An improved home energy management algorithm is presented by Hussain in et al. in [17], which is based on the concepts of demand response and RESs (i.e., wind turbine, PV panels, hydro power systems etc.). This model includes demand response principles, photovoltaic panels, state of charge, and the sharing of multiple resources for supplying load. The energy cost and time-based discomfort are minimized; however, the model has some limitations. These limitations are optimized using a multi-objective genetic algorithm with Pareto optimization. After applying these schemes, consumers had the most optimal results. A review of revolutionary changes occurring in advanced power systems is discussed by Yoldas et al. in [18]. This study is based on certain challenges occur due to the increasing demands of worldwide electricity, consumers’ lacking cognizance of carbon emission minimization, the lack of the integration of RESs on a global scale, and the incorporation of bidirectional communication technologies. The aforementioned challenges raised the notion of establishing MGs (for small scale power panels), which are currently becoming an emerging domain due to the integration of smart grid tools and technologies. In addition, this review also discusses the MG and its functionalities, as well as the integration of the intelligent services of the smart grid environment. A critical analysis of the future smart grid services is also described, with multiple suggested solutions.
Rajarajeswari and Ashutosh et al. in [19] have presented demand-side management in an SG using a genetic algorithm optimization scheme for residential, commercial, and industrial loads. Only fixed and elastic (shiftable) appliances are considered in this system. A genetic algorithm is used to reschedule the shiftable load in order to minimize the cost and peak to average ratio. After rescheduling the schedulable appliances, the cost and peak to average ratio of this system were reduced. In [20], Barbato et al. present a fully distributed strategy for demand-side management using SG infrastructure in order to minimize the peak formation ration for the consumers. This strategy uses dynamic pricing schemes and considers two types of scheduling strategies: a fully distributed strategy and a hybrid strategy. Every device makes an autonomous scheduling decision in the fully distributed strategy, whereas in the hybrid strategy, the consumer schedules the devices according to the demand. The authors discuss the performance of these strategies in terms of their numerical evaluation by considering them in the grid-connected modes. The system is modeled by a non-cooperative game theory following certain system constraints. After the numerical evaluation of the system, it was shown that 55% of the peak formation was minimized. In these papers, different numbers of appliances with distinct usage patterns are scheduled to meet the objectives of cost, peak to average ratio, and user comfort. Moreover, demand response management has turned out to be one of the growing technologies for SGs. However, with increasing consumer involvement and to handle large number of data, it become computationally tough. To tackle the issues of high computation, scalability, and emergencies, there is a need for a reliable and efficient system which meets the requirements efficiently.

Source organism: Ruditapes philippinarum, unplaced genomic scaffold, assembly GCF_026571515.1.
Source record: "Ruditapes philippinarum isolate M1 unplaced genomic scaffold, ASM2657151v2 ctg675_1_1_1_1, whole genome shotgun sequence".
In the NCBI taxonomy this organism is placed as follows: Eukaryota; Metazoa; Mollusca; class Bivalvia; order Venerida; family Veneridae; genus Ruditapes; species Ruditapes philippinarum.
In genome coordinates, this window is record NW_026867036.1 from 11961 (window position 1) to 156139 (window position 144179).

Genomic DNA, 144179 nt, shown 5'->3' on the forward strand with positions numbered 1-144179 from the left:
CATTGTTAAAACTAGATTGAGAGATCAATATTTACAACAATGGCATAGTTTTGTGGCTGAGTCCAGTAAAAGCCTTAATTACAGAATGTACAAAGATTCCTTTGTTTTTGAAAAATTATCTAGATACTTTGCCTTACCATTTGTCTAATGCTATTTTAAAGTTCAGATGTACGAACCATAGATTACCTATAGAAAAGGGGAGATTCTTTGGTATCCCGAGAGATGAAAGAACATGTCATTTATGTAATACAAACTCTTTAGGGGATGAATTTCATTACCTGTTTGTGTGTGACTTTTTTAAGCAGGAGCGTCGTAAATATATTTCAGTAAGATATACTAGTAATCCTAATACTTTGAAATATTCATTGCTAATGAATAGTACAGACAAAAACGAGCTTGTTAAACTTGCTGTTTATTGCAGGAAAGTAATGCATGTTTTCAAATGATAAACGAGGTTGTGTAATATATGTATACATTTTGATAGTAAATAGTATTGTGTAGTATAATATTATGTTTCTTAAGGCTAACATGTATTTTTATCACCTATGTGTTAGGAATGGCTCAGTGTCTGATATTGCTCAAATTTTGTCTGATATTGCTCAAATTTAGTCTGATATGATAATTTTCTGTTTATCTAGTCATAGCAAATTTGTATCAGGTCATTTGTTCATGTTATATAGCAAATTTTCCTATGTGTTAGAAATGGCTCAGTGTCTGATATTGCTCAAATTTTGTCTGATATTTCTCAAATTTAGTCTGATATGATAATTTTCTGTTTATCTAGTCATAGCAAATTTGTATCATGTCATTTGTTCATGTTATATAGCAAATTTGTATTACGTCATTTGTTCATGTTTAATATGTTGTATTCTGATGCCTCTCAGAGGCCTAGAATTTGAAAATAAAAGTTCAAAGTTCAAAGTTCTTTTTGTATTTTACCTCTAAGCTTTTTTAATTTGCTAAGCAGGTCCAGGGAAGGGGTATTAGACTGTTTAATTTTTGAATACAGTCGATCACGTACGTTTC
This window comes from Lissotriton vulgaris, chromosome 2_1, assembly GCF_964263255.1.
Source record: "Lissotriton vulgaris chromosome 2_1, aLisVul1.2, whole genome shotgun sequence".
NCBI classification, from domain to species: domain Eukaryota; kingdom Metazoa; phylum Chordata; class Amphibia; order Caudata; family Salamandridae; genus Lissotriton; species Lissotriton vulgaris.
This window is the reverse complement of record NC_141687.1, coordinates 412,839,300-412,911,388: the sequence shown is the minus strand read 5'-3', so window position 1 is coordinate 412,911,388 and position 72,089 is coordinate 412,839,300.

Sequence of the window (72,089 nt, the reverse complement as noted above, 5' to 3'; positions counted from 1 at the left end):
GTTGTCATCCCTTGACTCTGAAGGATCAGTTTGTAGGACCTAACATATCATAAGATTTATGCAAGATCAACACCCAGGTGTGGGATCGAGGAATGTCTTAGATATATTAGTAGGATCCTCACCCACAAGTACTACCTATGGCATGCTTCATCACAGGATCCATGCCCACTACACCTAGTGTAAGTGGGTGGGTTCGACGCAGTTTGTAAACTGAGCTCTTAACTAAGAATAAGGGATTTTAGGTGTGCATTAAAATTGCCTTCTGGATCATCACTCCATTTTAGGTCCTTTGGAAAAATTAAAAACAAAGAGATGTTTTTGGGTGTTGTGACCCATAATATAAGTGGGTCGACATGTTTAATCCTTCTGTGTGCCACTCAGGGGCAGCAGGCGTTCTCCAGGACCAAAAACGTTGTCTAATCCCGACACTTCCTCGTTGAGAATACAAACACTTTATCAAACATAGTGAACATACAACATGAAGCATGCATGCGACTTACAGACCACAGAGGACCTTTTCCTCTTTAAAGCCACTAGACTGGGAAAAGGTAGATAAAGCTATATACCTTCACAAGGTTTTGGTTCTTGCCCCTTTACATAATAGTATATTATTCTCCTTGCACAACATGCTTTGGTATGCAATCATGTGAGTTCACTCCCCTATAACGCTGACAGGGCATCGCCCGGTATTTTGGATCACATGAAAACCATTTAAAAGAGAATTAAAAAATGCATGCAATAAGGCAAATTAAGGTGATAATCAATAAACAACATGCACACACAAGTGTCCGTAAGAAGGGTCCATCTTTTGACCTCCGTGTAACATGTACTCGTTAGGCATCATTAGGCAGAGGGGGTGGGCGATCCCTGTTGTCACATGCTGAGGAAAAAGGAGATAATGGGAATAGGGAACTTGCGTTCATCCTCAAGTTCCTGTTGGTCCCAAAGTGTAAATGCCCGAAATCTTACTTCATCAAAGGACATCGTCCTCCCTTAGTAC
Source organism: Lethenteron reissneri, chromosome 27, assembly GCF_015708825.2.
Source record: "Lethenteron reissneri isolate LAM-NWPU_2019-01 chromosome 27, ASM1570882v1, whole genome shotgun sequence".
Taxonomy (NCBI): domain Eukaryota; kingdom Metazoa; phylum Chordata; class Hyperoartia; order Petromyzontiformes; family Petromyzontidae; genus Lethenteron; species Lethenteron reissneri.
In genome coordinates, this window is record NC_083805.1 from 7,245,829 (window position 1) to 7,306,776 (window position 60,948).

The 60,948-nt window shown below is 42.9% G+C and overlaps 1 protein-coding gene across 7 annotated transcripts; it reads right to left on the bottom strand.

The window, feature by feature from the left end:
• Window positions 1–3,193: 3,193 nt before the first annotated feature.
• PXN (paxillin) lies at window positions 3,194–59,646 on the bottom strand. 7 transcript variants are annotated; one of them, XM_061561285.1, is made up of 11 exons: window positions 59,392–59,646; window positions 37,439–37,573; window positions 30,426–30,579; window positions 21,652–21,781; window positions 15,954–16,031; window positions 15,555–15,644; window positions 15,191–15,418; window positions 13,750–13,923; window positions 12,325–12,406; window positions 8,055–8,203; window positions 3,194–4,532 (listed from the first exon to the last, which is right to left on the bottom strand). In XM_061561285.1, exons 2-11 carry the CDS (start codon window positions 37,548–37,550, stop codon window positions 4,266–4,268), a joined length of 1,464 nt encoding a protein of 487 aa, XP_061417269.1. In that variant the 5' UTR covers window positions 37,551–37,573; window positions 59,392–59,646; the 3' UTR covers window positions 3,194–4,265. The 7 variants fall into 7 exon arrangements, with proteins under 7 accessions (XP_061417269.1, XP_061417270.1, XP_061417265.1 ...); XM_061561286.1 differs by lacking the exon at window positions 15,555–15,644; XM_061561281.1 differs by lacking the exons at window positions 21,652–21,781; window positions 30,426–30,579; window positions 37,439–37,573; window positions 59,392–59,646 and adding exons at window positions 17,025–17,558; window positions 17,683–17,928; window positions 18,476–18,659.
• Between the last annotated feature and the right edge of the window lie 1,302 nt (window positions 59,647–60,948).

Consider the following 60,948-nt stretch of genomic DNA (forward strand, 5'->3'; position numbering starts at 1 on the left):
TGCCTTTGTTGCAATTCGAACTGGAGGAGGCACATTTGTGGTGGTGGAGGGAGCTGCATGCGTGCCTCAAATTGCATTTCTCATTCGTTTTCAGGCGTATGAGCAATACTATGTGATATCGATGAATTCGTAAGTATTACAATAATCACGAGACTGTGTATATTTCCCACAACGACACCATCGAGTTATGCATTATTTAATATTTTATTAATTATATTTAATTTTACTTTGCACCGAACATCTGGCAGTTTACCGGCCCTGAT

2.2. Cloud- and Fog-Based Architectures

The CC paradigm has attracted a great deal of attention in the literature (e.g., Mora et al. in [21]), and they have suggested that CC applications are strongly dependent on their architectural frameworks. Authors have explained the concepts and distinctive points of conventional and cloud computing in terms of their technical and non-technical challenges, also discussing multiple future directions [22] by Armbrust et al. In [23], Xia et al. discuss an approach which supports the content-based image retrieval for encrypted images without exposing them to the cloud server. Firstly, corresponding images are extracted from the feature vectors. Secondly, they develop the pre-filter tables using a locality-sensitive hashing in order to enhance the surfing efficiency. Furthermore, a protection mechanism is applied by the kNN (k nearest neighbor) algorithm to secure the feature vectors and an encryption mechanism is applied using the standard stream cipher to secure the images. They also proposed a watermark-based protocol in order to avoid illegitimate spreading of the images, and this watermark is added by the cloud server before transmitting to the users. In any case, if an illegitimate copy of the image is obtained, then the user is tracked through the watermark extraction process. This approach helps in the protection and efficiency of the cloud resources.